10 Great Serious Sci-Fi Movies From The 1950s
1950s sci-fi is noted for its remarkable lack of, shall we say, sophistication. For the most part, the genre was derided as mere B-grade theater-filler schlock. But during that decade, there were serious efforts. The science in most of the films on this list is probably not plausible (or is no longer considered plausible), but these films attempted to present serious dramas, or at least thoughtful stories, amid a genre flooded with the absurd. The three alien invasion films on the list represent the best ever made, because they treat their subject matter intelligently instead of relying on cheap thrills. (Note: Don’t see The Time Machine on this list? That’s because it came out in 1960.)
Set apart from the plethora of alien invasion/monster attack films, this little-known film centers on the first manned spaceships. Three attempts are made to “capture” meteorites for study, with tragic results. Made before the first man (the Soviet Union’s Yuri Gagarin) went into space.
Another film dealing with the first manned spaceships, this British film accepts spaceflight as a given. The main focus is on the characters, not the science.
Walt Disney’s version remains the best film adaptation of the Jules Verne novel. It’s not so much because of the giant squid, but because of Disney’s version of Captain Nemo and the Nautilus.
This original version of the aliens-replace-people story is considered one of the top 10 all-time great sci-fi films by the American Film Institute. (I actually prefer the later version with Donald Sutherland, Jeff Goldblum and Leonard Nimoy.)
Another movie made from a Jules Verne novel, this playful James Mason vehicle treated sci-fi as a wonder to be discovered, instead of something to be feared, a la aliens and monsters.
This George Pal film gives a serious look at space travel and its challenges, such as fuel consumption. (Similar to the competing 1950 film Rocketship X-M.)
Will Keanu’s CGI environmentalist version be better than the original? We’ll see, but the original features a powerful alien arrogantly telling humanity to end all war — or else.
Made from the intriguing novel of the same name, George Pal’s When Worlds Collide has long been one of my favorites. Forget the spotty science; it’s the plot that makes this film. Slightly different than the novel (the movie features a rich tycoon who tries to buy his way onto the only rocket leaving earth) When Worlds Collide is a terrific and moving (he says tongue in cheek) thrill ride.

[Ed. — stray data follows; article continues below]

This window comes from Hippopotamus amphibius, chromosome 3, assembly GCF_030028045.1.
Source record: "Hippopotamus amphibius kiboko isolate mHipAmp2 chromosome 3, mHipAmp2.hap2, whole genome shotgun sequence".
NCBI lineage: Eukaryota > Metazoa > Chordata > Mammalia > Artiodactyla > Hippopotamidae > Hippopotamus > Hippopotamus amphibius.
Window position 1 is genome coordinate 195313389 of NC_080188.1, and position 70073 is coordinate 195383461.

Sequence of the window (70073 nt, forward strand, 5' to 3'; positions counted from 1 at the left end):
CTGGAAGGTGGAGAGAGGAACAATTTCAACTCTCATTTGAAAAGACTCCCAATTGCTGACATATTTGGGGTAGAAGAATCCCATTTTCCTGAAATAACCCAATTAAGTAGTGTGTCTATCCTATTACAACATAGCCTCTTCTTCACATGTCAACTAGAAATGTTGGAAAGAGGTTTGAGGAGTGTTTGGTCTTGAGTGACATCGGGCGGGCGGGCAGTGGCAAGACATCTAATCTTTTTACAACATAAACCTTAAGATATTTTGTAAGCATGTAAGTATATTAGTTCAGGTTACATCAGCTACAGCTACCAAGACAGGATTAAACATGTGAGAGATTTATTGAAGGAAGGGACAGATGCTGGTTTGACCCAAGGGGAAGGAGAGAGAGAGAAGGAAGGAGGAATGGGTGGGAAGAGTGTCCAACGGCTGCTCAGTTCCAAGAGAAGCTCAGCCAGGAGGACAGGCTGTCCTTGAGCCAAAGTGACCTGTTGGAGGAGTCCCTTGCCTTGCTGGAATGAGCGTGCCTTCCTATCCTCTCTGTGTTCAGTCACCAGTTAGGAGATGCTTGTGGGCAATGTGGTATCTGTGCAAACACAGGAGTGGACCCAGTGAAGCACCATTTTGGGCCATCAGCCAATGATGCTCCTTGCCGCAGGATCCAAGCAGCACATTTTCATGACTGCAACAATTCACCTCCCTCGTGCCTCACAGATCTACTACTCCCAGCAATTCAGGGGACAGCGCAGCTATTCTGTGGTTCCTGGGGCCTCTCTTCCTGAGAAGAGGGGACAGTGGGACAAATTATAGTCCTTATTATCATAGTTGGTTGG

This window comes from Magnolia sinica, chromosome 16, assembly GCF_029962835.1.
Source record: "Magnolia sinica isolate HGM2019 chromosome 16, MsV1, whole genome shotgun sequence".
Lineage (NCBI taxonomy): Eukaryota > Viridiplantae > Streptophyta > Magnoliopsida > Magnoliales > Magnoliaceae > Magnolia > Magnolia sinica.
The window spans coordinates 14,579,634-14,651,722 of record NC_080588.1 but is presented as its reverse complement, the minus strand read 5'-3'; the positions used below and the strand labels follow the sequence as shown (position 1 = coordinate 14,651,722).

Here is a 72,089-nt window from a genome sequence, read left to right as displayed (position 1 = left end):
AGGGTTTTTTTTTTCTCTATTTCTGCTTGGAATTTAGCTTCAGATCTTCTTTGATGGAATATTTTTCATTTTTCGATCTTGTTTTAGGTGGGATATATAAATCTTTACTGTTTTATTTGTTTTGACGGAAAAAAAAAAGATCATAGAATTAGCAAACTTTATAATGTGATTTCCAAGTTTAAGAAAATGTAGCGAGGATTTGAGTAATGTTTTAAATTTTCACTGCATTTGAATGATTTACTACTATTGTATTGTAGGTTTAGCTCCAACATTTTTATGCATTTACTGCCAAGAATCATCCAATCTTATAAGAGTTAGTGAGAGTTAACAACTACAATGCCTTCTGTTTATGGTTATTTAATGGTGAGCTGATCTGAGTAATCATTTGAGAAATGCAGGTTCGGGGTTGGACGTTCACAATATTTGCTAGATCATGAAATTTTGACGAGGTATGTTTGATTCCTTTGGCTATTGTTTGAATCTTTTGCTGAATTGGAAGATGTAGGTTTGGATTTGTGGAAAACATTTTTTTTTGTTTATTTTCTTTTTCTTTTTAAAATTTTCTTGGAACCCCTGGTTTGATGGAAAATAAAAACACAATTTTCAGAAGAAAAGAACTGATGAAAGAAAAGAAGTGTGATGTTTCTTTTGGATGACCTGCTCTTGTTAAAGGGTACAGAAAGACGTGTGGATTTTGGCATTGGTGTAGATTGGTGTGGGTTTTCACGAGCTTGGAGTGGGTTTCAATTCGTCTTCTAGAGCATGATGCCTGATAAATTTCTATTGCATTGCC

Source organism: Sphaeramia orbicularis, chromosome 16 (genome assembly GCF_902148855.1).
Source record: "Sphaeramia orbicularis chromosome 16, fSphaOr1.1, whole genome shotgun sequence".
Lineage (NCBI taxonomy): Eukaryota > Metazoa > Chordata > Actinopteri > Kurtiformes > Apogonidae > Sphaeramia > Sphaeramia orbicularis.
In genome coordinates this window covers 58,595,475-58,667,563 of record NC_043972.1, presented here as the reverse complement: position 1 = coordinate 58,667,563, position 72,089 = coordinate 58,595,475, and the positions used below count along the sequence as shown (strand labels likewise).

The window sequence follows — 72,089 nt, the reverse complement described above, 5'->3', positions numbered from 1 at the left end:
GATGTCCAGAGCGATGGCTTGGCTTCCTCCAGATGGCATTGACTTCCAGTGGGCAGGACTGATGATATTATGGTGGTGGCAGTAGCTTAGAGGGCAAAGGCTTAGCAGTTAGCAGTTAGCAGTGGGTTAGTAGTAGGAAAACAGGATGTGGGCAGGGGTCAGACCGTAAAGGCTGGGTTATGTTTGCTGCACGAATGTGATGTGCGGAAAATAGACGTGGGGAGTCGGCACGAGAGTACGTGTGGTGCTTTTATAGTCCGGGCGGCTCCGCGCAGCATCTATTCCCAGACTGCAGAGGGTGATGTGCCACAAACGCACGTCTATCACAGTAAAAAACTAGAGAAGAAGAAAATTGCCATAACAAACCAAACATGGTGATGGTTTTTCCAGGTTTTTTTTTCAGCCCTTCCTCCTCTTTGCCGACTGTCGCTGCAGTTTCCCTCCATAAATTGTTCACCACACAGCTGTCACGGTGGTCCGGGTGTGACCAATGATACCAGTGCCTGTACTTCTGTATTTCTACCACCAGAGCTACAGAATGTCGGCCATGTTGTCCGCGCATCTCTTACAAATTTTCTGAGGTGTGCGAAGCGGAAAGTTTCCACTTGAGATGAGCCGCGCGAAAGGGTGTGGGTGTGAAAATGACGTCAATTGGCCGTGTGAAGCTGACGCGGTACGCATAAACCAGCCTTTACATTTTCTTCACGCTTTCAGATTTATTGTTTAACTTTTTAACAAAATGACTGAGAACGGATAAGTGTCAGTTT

This B-picture still reigns as the best film adaptation of H.G. Wells’ novel, easily beating the schlock-fest that was the annoying and illogical Tom Cruise-Steven Spielberg movie from a few years ago. The 1953 version is one of the best science fiction movies ever made, period.
A smart retelling of Shakespeare’s “The Tempest,” Forbidden Planet features Leslie Nielson — in a dramatic role — battling wits with a mentally unstable scientist. It’s arguably the best of all the serious sci-fi movies made between 1936’s Things to Come and 1977’s Close Encounters of the Third Kind. This movie assumes audience intelligence, and plays up the science. Also notable for predicting that greater computer power = bigger computers, which is quite the opposite of what actually happened, of course. Nevertheless, it’s quite thrilling to watch the scene where the commander and the scientist walk through the immense super-computer.
The Blob is an independently made American horror/science-fiction film from 1958 depicting a giant amoeba-like alien that terrorizes the small community of Downingtown, Pennsylvania. It was not until star Steve McQueen became famous with the TV series Wanted: Dead or Alive that the film became a hit at the drive-in theatres. Today, the film is recognized as one of the quintessential 1950s American sci-fi/horror films. This film is added as a bonus because I loved it as a kid in the ’80s and had to included even though it more satire than “serious”.
This article is licensed under the GFDL because it contains quotations from Wikipedia.
Contributor: STL Mo